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ICC Note: Christians could play a key role in Myanmar’s national elections in November, but as noted in the article, recent flooding and ongoing military conflict in the area may make it difficult for citizens in those states with larger Christian populations to get to the polls.

By Michael Sainsbury for Global Pulse

08/20/2015 Myanmar (UCANews.com)

In less than three months, Myanmar’s fragile, half-formed democracy will be tested by the first election to be contested by all comers since 1990.

While at first blush, the poll looks like a two-horse race between the military-backed government and the opposition National League for Democracy, led by Nobel Peace laureate Aung San Suu Kyi, the situation is far more complex.

Myanmar has seven stand-alone ethnic states, four of which have sizable Christian populations.

These could hold the keys to power with dozens of locally based parties expected to win seats in the 440-member lower house, making a coalition the only option for Suu Kyi’s party to take control of parliament.

The situation has been further complicated in recent weeks. First, massive flooding has already cost more than 100 lives and is likely to further affect more than half a million people. The wreckage could make it difficult for voters to reach polling stations in a country with a still largely primitive infrastructure.

Suu Kyi has already addressed this issue, pointing to a similar situation in 2008 following the devastation left by Cyclone Nargis. A vote on Myanmar’s constitution was held only six weeks after that disaster and, as Suu Kyi said in a video on her Facebook page, it “raised very many questions about the effectiveness of that referendum, about how acceptable the results of that referendum were.”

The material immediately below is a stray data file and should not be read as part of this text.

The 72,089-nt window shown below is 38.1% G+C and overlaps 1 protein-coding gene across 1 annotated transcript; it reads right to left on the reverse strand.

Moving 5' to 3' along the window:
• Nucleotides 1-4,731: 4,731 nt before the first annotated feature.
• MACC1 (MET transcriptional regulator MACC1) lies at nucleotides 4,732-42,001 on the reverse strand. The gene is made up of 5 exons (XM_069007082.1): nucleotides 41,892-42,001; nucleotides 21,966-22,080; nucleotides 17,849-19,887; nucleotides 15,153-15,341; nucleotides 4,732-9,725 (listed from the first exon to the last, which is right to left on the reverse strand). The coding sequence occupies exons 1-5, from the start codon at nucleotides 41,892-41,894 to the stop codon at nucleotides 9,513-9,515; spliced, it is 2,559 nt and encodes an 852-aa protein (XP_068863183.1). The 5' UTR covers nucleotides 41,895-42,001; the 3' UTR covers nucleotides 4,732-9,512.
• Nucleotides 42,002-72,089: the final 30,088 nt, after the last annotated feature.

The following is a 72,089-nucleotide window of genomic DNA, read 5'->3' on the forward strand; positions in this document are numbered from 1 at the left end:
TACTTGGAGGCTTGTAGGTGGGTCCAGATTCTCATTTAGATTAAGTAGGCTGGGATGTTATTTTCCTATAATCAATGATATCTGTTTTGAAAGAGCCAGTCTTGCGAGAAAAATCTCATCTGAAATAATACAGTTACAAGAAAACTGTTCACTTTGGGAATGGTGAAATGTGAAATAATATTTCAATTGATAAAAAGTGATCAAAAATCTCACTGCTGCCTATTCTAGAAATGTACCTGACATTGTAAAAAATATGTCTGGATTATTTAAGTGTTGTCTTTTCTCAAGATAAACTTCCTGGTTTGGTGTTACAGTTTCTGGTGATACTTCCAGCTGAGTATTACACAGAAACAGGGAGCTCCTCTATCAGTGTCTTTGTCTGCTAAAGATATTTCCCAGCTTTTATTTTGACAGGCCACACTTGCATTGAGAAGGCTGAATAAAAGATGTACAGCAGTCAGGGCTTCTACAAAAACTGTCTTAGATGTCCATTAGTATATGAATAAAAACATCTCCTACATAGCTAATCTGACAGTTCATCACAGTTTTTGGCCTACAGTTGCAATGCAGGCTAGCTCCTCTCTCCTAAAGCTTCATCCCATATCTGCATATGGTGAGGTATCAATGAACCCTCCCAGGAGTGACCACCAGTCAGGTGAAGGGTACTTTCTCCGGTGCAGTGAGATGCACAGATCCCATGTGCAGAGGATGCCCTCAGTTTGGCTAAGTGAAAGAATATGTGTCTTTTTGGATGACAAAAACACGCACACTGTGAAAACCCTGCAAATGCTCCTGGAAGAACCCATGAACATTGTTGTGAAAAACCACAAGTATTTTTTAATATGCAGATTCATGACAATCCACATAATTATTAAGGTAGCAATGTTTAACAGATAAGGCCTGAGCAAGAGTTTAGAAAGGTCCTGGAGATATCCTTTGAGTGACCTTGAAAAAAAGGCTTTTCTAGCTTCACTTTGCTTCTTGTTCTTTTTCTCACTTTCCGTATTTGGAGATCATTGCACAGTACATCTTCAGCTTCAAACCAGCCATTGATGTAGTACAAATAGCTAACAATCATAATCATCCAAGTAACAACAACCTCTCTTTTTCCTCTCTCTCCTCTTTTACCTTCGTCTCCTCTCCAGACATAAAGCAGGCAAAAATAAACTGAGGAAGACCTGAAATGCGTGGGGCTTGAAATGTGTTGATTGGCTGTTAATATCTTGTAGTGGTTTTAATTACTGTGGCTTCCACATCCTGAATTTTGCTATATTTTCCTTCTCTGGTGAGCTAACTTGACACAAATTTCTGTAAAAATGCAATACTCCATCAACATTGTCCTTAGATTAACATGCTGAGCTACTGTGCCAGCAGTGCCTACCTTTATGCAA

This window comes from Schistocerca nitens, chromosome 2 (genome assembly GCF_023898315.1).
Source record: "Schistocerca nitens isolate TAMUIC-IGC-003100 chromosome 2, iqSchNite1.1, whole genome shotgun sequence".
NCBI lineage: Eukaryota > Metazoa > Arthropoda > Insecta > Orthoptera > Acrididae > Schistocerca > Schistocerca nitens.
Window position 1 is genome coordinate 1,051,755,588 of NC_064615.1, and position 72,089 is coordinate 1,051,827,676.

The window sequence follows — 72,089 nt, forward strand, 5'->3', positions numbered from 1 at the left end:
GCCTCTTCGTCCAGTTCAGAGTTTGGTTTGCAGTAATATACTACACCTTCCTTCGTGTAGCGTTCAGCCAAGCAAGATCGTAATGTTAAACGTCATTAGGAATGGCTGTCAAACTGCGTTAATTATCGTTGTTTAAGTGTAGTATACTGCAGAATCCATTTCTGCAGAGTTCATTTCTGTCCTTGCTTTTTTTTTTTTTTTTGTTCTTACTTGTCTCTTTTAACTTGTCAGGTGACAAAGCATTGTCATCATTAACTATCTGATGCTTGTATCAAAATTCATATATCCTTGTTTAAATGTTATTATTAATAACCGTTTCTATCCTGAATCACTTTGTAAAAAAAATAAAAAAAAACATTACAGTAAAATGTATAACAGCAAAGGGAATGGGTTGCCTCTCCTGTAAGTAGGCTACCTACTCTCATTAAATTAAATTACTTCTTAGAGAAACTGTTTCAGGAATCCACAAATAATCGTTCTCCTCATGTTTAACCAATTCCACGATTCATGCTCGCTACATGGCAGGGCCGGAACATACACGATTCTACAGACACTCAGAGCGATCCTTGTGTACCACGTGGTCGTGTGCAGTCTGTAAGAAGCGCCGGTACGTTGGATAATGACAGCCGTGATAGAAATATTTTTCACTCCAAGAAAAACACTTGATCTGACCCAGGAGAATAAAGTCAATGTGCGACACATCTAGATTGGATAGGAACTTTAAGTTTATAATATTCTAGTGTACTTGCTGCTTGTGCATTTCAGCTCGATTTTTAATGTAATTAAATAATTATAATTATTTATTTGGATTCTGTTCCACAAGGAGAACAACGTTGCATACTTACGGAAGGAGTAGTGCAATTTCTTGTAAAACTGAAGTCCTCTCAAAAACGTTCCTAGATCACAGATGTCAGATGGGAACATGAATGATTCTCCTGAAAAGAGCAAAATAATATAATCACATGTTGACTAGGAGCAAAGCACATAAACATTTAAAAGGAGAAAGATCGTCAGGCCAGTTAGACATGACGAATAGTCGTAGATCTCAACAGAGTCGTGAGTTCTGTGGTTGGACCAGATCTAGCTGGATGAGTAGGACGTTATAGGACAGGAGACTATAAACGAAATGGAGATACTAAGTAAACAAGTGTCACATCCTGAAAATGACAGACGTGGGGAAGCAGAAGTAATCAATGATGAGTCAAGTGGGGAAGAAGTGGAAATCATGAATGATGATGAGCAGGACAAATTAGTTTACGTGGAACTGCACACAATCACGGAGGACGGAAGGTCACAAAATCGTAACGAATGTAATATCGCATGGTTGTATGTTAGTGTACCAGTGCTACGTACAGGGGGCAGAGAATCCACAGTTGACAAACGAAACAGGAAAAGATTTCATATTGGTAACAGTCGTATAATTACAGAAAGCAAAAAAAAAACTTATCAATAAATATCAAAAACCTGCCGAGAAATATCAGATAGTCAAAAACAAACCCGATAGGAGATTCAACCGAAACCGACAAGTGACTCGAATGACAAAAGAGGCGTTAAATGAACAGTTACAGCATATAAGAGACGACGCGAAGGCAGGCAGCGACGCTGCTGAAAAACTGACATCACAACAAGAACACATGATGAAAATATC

It remains unclear just how much damage the recent floods have caused, but with at least 600,000 people seriously affected — and the wet season not yet over — it will likely persist as an issue.

More explosively, there has been an internal bloodletting by the Union Solidarity and Development Party (USDP). The party leadership on Aug. 13 removed the nation’s No. 2 politician and one-time presidential hopeful, lower house speaker Shwe Mann, from all party positions. While he has so far retained his role in the legislature, there were rumors that fresh moves were afoot to dump him from parliament and the speaker’s job as well.

All this almost certainly ensures incumbent Thein Sein a second term as president, which only a year ago he had vowed not to seek.

[Full Story]